Kira: So CRA’s gifts and awards policy allows an employer to give, tax-free, an unlimited number of gifts and awards in a year with a combined maximum value of $500. If the value of valid gifts and awards under our policy exceeds $500, then that $500 is an exemption. So if the employee receives $800 worth of valid gifts and awards under our policy, then you take $800, subtract the $500 exemption and $300 has to be included in income. And I keep saying valid gifts and awards within our policy. It has to meet those definitions we just spoke of. A gift has to be recognition of a personal event or milestone, or a public or religious holiday where gift-giving is traditional. It can’t be good job, here’s a gift. And it has to be non-cash. It can’t be cash or near-cash, it has to be a non-cash item. So there is no exemption for a near-cash item or a cash item, even if it is a Christmas present. So it meets one criteria, it meets the definition of gift but because it’s cash or near-cash it doesn’t meet that. It has to be the right thing given for the right reason. So either the right thing given for the wrong reason, or the wrong thing given for the right reason, is taxable.
Host: Okay, and what about when we talk about the fair market value of a gift or award? Is there anything important that employers should know there?
Kira: Well, as we’ve mentioned on previous podcasts on taxable benefits, the fair market value is the highest price that can be obtained in an open market between two parties dealing at arm’s length. So, often the amount the employer pays, if the employer has to deal at arm’s length with a supplier, that could be a good indication of what the fair market value is although sometimes employers can obtain a discount by buying in bulk. It becomes, it’s not even particularly more complicated when the employer is providing their own good or service because if the employer is in the business of providing goods or services as part of their business, well then they know how much they charge in the open market for that good or service and how much people pay. So it’s not terribly difficult to determine fair market value for non-cash items.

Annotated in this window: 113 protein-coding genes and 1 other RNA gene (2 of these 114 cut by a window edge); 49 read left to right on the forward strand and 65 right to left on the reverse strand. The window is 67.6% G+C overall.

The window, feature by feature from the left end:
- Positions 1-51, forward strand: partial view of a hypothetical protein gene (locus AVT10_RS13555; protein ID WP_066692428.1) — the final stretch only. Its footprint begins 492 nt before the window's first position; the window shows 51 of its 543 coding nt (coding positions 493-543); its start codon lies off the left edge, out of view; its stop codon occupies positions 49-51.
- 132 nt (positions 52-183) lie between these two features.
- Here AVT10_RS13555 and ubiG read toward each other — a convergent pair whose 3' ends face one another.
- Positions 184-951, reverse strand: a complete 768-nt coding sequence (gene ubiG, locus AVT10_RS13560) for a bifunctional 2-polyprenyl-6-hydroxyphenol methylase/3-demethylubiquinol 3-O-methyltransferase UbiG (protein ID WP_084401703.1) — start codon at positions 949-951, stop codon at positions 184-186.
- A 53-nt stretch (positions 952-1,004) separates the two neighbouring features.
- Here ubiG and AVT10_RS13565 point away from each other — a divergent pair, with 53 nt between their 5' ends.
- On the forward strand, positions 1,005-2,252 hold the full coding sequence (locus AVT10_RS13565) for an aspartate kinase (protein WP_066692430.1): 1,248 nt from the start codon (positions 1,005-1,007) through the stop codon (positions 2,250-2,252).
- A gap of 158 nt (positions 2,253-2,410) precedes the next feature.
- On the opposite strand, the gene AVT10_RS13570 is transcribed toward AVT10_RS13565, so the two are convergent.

Host: There are many separate policies when it comes to different types of awards that employees may receive. One I wanted to ask you about is when it comes to long-service awards. Could you explain what the CRA’s policy is on those kinds of awards?
Kira: Certainly. Now several years ago, the long-service awards were just part of the larger gifts and awards policy but for the 2010 tax year and subsequent, it was broken out to have its own policy. So the long-service awards policy allows an employer to recognize an employee’s service to the company as long as that service is for a minimum of five years and it’s been a minimum of five years since the employee has last received a long-service award. And what the employer can give is a non-cash long-service award valued at a maximum of $500 without incurring taxability. Much like the gifts and awards policy, this is an exemption so if the employer gives a $1,500 award you would take that $1,500 and subtract the $500 exemption from it and then you would include $1,000 in income. And as far as the five years, you can’t start at three, you can’t say you’ve given me three years of service, here’s an award. That award would be taxable. But you don’t have to start at five. You could do seven, twelve. Some employers might not start giving awards until year 15 or 20 or year 25. There’s no hard and fast rules it’s just that it must be a minimum of five years since the employee last received an award and it cannot be an award for service of less than five years.
Host: Thanks for listening to the CRA’s payroll podcast. Today’s episode was the final installment in our series on taxable benefits. If you have any questions about the show, if you’d like to provide feedback, or request a topic for a future episode, you can email us at email@example.com. We’d love to hear from you.